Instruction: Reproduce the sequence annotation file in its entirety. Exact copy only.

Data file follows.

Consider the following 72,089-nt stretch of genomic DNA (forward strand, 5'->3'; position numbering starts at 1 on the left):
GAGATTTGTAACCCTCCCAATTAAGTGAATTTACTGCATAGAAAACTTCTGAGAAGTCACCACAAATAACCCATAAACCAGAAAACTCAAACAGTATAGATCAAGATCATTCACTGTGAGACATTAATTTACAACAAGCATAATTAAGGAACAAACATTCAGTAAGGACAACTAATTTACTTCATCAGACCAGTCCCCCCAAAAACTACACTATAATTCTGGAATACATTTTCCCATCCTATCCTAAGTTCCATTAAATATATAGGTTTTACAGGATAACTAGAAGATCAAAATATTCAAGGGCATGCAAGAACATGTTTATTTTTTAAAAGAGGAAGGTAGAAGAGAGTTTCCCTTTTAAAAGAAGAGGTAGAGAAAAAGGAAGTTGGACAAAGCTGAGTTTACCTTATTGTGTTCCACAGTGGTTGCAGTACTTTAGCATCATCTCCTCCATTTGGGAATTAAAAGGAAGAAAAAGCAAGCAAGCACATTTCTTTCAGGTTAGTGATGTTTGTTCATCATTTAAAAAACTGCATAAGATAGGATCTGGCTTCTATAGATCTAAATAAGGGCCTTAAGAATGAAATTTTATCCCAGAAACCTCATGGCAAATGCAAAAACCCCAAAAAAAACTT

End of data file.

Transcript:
Consider the following 72,089-nt stretch of genomic DNA (forward strand, 5'->3'; position numbering starts at 1 on the left):
GAGATTTGTAACCCTCCCAATTAAGTGAATTTACTGCATAGAAAACTTCTGAGAAGTCACCACAAATAACCCATAAACCAGAAAACTCAAACAGTATAGATCAAGATCATTCACTGTGAGACATTAATTTACAACAAGCATAATTAAGGAACAAACATTCAGTAAGGACAACTAATTTACTTCATCAGACCAGTCCCCCCAAAAACTACACTATAATTCTGGAATACATTTTCCCATCCTATCCTAAGTTCCATTAAATATATAGGTTTTACAGGATAACTAGAAGATCAAAATATTCAAGGGCATGCAAGAACATGTTTATTTTTTAAAAGAGGAAGGTAGAAGAGAGTTTCCCTTTTAAAAGAAGAGGTAGAGAAAAAGGAAGTTGGACAAAGCTGAGTTTACCTTATTGTGTTCCACAGTGGTTGCAGTACTTTAGCATCATCTCCTCCATTTGGGAATTAAAAGGAAGAAAAAGCAAGCAAGCACATTTCTTTCAGGTTAGTGATGTTTGTTCATCATTTAAAAAACTGCATAAGATAGGATCTGGCTTCTATAGATCTAAATAAGGGCCTTAAGAATGAAATTTTATCCCAGAAACCTCATGGCAAATGCAAAAACCCCAAAAAAAACTT